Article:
Posted // 2013-02-11 -
Provocative comedy is in short supply, a stereotype that does come with our location, but that doesn't stop a brave few from trying to push the boundaries onstage. Guy Seidel has been one of those few, adopting a “don't give a fuck” attitude toward offended audiences and aiming to purely entertain through his inciting point of view, as well as a bit of his musical talent for the occasional show with Marcus. Today, I chat with Seidel about his career and comedic style, plus a few other topics. (Pictures courtesy of Seidel.
Gavin: Hey, Guy. First off, tell us a little bit about yourself.
Guy: I'm 34, live here in Salt Lake City and have a cat named Cooter.
Gavin: What first got you interested in stand-up comedy, and who were some of your favorite comedians growing up?
Guy: What got me interested in it was I've always been an entertainer. I played lead guitar in a heavy-metal band since I was 16, and when everyone started growing up and having kids, the gigs came less and less, so one night I went on a date and we went to a comedy show and I probably looked like a douche because I kept saying, "I'm funnier than these guys." So, I had to put up or shut up. Some of my favorites were George Carlin as a kid, then Mitch Hedberg came along and proved you don't have to be smart or insightful to be funny, sometimes stupid is funny.
Gavin: What officially brought on the decision for you to attempt it as a career?
Guy: I never thought I would actually become a comedian, I did an open mic just to say I did it and make my friends laugh; I never thought I’d do more than that. After I did my first open mic, a national comic happened to be there, and the club owner took me aside and asked me how long I had been doing comedy and that I was talented so I kept going back.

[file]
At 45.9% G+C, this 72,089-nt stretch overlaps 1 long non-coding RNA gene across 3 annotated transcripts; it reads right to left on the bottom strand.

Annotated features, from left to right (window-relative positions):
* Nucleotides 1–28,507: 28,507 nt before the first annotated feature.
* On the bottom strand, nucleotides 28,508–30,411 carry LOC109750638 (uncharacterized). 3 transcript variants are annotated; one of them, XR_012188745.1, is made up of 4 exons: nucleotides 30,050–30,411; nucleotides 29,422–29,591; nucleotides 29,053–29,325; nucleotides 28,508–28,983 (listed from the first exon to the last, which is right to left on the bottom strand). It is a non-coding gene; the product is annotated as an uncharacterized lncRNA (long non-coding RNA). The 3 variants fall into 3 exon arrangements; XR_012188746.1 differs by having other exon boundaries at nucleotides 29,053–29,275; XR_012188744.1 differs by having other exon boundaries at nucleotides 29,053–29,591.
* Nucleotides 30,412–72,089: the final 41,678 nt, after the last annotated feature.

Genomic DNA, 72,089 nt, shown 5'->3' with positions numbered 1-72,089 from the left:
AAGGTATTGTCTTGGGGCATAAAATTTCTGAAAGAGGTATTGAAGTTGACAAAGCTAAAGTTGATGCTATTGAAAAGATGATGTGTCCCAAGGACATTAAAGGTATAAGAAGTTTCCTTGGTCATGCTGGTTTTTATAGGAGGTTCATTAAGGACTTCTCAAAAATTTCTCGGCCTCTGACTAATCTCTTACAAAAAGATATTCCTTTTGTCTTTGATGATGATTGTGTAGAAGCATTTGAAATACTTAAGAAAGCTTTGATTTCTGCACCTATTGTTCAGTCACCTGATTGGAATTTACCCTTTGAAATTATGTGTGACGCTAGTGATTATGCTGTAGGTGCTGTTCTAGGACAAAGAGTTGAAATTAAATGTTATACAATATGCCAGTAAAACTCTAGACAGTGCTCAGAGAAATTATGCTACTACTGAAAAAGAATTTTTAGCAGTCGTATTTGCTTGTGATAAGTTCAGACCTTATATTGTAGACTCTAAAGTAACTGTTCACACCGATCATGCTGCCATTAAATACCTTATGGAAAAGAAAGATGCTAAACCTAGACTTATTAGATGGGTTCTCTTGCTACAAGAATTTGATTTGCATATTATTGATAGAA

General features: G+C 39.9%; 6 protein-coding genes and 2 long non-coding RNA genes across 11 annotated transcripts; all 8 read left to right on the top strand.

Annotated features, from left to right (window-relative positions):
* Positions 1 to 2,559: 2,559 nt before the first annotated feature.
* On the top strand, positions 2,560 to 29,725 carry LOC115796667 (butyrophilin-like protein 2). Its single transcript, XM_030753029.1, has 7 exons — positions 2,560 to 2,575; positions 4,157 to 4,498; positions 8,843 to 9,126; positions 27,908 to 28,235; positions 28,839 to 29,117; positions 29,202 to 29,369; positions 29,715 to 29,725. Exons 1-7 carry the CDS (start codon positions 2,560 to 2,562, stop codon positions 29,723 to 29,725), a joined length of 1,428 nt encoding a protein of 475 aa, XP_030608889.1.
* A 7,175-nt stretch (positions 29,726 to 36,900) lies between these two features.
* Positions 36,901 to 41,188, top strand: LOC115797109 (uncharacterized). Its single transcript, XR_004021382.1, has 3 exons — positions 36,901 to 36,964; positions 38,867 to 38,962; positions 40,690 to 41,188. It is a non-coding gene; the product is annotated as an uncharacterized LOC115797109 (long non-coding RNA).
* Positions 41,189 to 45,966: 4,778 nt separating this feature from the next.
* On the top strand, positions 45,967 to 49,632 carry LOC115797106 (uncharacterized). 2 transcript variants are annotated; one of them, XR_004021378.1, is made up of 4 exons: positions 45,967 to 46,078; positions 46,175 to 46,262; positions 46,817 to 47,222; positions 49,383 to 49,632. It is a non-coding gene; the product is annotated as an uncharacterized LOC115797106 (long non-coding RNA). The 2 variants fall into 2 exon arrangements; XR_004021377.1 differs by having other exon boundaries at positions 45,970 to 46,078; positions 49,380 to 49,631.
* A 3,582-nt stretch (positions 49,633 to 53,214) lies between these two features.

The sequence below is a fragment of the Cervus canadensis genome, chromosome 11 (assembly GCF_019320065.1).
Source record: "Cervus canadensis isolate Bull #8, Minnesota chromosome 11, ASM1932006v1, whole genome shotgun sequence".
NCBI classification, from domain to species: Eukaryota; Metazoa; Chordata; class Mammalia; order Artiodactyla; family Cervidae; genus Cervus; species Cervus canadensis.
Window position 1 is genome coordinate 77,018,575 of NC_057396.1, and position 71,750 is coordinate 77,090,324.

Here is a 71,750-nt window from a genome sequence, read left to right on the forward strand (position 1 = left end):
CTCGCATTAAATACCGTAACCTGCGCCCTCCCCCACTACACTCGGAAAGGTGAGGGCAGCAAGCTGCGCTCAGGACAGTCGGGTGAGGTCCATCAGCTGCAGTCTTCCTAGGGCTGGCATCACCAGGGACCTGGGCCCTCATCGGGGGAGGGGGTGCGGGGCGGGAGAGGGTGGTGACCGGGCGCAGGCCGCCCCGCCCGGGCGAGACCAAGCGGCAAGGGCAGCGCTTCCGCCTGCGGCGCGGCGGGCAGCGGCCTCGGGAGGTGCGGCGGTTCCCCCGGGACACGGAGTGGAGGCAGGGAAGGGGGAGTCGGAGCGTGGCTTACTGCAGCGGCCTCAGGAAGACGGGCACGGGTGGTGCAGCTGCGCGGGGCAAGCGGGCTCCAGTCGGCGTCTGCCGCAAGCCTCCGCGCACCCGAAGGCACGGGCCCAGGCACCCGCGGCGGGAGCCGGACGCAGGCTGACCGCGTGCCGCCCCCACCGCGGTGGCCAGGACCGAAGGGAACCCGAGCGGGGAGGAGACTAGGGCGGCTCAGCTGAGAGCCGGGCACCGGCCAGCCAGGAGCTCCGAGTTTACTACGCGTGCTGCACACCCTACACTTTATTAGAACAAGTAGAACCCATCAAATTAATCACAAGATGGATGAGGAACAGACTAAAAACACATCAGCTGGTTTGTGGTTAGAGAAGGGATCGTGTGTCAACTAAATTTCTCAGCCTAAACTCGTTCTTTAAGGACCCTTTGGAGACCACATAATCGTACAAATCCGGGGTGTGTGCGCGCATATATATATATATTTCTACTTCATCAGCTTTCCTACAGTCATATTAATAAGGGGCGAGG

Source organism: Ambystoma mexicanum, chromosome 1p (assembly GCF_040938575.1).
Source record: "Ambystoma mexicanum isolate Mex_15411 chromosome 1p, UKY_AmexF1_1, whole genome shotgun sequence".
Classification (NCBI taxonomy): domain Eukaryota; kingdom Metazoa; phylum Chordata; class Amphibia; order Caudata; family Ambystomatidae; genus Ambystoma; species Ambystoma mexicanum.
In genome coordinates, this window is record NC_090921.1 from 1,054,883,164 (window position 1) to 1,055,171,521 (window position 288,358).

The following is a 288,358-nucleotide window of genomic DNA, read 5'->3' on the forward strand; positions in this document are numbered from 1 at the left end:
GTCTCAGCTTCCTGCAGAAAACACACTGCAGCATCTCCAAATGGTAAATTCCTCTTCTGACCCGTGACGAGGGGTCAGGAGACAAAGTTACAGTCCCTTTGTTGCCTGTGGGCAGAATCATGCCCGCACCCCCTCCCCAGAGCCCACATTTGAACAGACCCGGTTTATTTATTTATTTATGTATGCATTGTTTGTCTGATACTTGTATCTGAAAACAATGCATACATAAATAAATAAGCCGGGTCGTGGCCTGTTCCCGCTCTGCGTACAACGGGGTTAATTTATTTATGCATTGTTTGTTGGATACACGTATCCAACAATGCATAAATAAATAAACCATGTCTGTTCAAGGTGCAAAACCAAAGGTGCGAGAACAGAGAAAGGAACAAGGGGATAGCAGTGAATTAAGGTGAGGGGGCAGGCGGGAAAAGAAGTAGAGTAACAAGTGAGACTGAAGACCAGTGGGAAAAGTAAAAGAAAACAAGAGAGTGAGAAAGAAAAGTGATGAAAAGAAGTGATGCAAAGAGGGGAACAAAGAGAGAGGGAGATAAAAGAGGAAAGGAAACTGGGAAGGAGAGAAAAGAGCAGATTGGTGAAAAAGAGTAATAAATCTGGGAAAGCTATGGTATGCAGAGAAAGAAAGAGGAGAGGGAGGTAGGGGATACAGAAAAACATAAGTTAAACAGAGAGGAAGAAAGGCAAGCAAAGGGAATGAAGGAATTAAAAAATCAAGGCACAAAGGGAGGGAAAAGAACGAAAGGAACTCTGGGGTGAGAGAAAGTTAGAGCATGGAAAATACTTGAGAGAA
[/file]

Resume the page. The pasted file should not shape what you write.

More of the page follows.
Gavin: How was it for you breaking into the local lineups and getting gigs?
Guy: I primarily work Wiseguys, and when I first started there were a few rooms around town that did comedy, as well, like Club Vegas and The Huka Lounge, so when I first started I pretty much got onstage anywhere I could. As time went by, I got a little more selective, started emailing bookers for road gigs and networking with local headliners. You have to hustle and not be too proud to ask. I would ask headliners if they needed an opener on the road, then the booker or club would hear good things then I would go back later and headline that gig. Locally, I pretty much stick to Wiseguys; I've headlined the club for years but still doing opening and hosting sets, often.
Gavin: When you first started out, what were some of the lessons you learned about performing?
Guy: Finding your voice. When I started out, I had long hair and was really high-energy. When I started, I was a very clean comic, which I think is a good idea; writing clean makes you a stronger writer and more diverse. As time has gone by, I have become a lot more aggressive and vulgar, but I still don't think I'm "dirty" because I don't make many sexual jokes and never write poop jokes.
Gavin: What's it like for you personally coming up with material and deciding what works and doesn't?
Guy: When I first started, I would sit down with a pad and paper and force jokes out, but I've found that painful. Anymore, I will just go onstage and do my tried material but also sprinkle in some ideas I've had. I pride myself on being sharp onstage; it doesn't always work, but sometimes I like going up unprepared.
Gavin: How is it for you interacting with other local comedians, both as friends and competitors?
Guy: I don't really see it as competition. Most comics in SLC are really cool and supportive of each other; there are some guys who see it as an alt-scene vs. Wiseguys. I don't really perform in the alt-rooms much, but it's not for competitive reasons.
Gavin: For the past few years, you've worked with Wiseguys to present a holiday fundraiser show. How did that get started, and what kind of work have you been able to do with it?